School is Out and Summer Jobs are In: Employment Law Basics for Hiring Minors
June 20th, 2017 by David Minces
Turn up the AC…summer has formally arrived
Today is the first official day of summer. While Texans have been feeling the summer heat for months now, the hiring process is just warming up for school aged kids looking to make some extra cash this season. For some industries like hospitality, entertainment, and retail, the summer seasonal peaks in business would be debilitating without extra help. Seasonal employment in these industries is crucial to keep the waterpark lines down, hotel check-in waits short, and food service experiences pleasant. Minors can be a perfect fit for seasonal positions, but some employers have concerns with hiring those under 18.
What about the extra laws that apply to minors? A lawsuit is the last thing my business needs.
Despite what most business owners may think, there are not many extra protections for minors in the workplace, especially in Texas. While school is in session the amount of hours a minor can work and when they are allowed to work can get complicated, but while school is out there is good bit of freedom for teens to work regular hours. Minors 14 years of age and younger can babysit on a casual basis, work for a parent, or deliver newspapers. Teens ages 14 to 15 can work various retail jobs with some hour restrictions. Those ages 16 to 17 can work an unlimited number of hours in any nonhazardous job. All employees ages 14 and up must be paid at least the federal minimum wage, just like any adult or non-seasonal employee.
The case for youth employment
Seasonal fluctuations create business needs that some younger employees are best suited for. Up through the late 1990s, over half of teenagers held a summer job. By 2004 that number was below 45% and in 2017 only about 1 in 4 teenagers finds summer employment. Having a job, even if it is only part-time, is proven to teach responsibility, life skills, interviewing expertise, and self-esteem to developing minds. For business owners, teens can provide flexible scheduling, a unique sense of creativity, and a blank canvas for training.
What about state laws?
In addition to federal law, many states have their own laws regarding minor workers. All businesses, not just those subject to the Fair Labor Standards Act (FLSA), must follow state law. In Texas, limits only apply to 14 and 15 year old employees. 16 and 17 year olds may work as many hours as they want at any time of day. Per Texas state law, 14 and 15 year olds may not work more than 8 hours per day, or 48 hours in one week. They may also not work before 5 a.m. or after 10 p.m. (when a school day follows) under Texas state law. The FLSA’s provisions are slightly more stringent when it comes to 14 and 15 year old employees, so it is best to consult with an employment attorney to determine which laws apply to you and how to prevent from violating them.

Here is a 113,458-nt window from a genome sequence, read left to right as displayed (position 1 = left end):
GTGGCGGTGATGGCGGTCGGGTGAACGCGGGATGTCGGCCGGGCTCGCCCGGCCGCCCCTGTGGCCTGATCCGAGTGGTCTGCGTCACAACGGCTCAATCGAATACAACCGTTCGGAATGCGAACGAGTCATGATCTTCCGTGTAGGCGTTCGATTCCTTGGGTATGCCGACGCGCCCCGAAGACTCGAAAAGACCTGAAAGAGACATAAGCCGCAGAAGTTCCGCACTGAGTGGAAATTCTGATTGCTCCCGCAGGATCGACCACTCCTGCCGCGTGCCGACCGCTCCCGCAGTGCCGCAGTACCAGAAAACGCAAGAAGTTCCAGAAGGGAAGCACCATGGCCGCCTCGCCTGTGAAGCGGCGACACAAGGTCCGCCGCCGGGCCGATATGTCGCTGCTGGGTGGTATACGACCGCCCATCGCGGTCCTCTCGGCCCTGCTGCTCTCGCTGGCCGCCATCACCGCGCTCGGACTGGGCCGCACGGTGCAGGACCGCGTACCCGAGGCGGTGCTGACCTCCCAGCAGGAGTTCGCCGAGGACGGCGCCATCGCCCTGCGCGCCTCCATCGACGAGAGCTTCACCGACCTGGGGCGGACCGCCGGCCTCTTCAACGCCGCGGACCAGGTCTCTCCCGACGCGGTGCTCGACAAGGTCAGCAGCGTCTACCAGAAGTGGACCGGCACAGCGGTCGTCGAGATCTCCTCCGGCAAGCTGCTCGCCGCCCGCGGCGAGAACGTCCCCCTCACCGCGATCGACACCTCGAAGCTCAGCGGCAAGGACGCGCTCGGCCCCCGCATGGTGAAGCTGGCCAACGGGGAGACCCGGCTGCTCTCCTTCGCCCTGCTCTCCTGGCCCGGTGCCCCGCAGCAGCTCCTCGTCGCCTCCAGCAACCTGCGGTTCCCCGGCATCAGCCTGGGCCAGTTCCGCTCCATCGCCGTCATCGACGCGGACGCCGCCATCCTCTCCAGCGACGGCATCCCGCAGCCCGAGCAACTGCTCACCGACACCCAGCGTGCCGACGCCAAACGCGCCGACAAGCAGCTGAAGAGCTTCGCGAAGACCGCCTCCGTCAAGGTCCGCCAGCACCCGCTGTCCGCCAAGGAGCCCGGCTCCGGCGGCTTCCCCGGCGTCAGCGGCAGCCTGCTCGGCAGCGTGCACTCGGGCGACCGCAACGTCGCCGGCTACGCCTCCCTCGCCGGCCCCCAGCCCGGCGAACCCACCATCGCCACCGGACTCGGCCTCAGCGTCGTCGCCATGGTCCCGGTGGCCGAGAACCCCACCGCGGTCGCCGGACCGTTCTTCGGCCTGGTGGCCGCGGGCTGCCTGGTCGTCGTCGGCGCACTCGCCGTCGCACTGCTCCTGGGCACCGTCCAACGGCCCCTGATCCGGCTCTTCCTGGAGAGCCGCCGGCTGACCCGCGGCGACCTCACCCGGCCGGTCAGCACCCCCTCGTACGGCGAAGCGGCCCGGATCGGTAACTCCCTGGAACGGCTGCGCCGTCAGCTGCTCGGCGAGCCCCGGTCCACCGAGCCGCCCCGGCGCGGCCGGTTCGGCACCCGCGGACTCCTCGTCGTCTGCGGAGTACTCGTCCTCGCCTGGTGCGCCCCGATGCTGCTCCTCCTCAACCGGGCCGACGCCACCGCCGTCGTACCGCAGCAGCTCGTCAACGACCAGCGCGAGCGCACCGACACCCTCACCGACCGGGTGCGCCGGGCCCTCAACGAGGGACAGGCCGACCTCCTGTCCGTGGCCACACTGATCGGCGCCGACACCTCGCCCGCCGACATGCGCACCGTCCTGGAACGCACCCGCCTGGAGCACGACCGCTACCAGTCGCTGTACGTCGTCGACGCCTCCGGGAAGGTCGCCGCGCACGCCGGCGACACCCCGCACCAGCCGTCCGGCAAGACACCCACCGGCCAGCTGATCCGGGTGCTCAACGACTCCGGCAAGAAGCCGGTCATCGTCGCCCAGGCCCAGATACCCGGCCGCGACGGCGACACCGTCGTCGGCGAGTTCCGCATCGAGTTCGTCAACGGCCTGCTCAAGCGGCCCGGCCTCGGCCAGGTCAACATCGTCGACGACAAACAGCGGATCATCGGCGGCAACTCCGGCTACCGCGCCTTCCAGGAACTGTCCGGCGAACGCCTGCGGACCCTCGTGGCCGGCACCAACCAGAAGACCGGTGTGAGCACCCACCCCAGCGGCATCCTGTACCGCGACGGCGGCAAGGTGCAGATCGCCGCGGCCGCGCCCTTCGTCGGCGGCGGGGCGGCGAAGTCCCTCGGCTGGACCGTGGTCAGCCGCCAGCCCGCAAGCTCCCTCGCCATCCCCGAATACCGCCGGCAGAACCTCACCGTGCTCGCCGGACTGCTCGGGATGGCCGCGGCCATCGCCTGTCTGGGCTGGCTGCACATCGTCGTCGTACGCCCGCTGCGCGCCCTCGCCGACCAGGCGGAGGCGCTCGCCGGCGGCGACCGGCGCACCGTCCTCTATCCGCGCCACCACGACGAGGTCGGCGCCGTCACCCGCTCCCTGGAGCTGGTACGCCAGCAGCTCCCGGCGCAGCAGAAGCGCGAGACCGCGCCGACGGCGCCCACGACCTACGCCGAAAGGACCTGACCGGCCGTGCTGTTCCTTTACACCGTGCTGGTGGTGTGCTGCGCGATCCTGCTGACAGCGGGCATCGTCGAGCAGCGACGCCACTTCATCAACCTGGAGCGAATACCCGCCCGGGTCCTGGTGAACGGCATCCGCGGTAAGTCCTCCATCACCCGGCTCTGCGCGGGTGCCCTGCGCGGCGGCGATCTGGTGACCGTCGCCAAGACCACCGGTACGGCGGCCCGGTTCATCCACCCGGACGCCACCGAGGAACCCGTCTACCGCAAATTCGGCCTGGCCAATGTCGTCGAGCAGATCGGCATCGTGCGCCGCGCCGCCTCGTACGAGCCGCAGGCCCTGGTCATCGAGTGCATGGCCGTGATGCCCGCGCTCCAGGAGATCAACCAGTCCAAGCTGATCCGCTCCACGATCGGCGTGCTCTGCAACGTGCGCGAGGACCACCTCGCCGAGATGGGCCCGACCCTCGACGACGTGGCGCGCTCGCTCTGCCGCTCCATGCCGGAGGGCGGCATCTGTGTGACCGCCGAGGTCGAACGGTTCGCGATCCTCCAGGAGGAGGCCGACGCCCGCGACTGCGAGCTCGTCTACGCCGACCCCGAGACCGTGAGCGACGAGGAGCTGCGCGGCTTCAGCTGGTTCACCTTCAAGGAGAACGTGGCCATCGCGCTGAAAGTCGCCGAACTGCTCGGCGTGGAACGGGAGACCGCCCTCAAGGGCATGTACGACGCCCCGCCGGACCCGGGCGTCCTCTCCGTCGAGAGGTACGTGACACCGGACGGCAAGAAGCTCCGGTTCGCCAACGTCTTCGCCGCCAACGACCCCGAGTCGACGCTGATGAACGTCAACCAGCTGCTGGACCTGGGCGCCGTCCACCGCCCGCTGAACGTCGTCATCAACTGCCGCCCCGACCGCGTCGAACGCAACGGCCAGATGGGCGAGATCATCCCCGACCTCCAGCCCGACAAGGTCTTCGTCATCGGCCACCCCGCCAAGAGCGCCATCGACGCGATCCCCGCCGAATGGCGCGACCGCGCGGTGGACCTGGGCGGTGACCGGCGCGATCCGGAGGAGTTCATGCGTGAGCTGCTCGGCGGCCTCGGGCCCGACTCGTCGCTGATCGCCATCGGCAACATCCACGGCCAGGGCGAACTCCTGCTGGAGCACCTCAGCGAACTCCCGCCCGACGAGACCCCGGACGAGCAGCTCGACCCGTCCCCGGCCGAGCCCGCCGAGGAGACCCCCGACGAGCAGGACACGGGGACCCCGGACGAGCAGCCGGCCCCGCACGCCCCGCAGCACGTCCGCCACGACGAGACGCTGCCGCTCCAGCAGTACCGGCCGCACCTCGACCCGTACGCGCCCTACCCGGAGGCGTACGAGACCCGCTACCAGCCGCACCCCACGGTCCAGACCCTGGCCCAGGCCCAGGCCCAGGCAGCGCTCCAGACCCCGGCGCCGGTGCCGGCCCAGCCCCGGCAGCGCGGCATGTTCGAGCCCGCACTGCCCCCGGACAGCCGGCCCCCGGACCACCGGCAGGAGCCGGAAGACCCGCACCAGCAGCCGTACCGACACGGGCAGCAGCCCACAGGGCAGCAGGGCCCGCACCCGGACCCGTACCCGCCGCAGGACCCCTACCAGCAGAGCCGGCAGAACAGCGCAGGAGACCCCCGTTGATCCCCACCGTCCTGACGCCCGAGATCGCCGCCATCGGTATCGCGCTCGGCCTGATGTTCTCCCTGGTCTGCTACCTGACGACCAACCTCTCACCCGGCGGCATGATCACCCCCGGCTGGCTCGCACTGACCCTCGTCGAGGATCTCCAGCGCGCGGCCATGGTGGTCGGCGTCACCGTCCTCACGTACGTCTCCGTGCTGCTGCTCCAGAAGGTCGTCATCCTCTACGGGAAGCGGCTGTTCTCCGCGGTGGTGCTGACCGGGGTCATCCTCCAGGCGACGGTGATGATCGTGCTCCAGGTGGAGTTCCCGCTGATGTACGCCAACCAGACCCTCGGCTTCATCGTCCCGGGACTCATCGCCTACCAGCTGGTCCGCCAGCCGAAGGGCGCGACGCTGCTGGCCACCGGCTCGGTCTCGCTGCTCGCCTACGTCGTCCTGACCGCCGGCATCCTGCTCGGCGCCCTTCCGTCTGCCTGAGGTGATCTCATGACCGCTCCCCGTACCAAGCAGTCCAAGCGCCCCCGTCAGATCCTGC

What should I do if I want to hire a seasonal worker?
One major key to successful and productive minor employment is safety. Properly training a teenage employee not only helps them develop career skills, but it helps your business run accordingly. Additionally, proper training aids in avoiding on the job injuries. One consideration business owners should contemplate is whether they can devote the time and resources to training a summer employee adequately.
The Occupational Safety and Health Act (OSHA) gives significant guidance on what employers are required to provide to young workers, including:
- Compliance with relevant federal and state labor laws;
- Training to recognize hazards such as fire, accidents and violent situations;
- Implementing a “buddy system” for teens to provide assistance in performing their new job;
- Encouraging questions about unclear procedures or tasks;
- Communicating in a way teens can understand;
- Ensuring that equipment used by young workers is legal and safe for use;
- Providing adequate instructions on what to do if they are hurt on the job.
In terms of benefits, most seasonal employees are not entitled to benefits that may be offered to full-time or permanent employees. This is another way that a summer employee can help cut business costs while bulking up on staff. There are some exceptions and thresholds that can be met to trigger benefit eligibility for seasonal or part-time employees so obtaining the advice of counsel is advised for businesses before bringing seasonal employees on-board.
Hiring a seasonal worker who is under 18 could provide a lot of benefits to your business, your potential employees, and the community. However, there are some additional legal and logistical factors to consider before taking on a teen employee. If you are interested in learning more about how to properly hire, compensate, and employ a summer employee Minces PLLC can help you comply with the relevant legal requirements.
Comments are closed.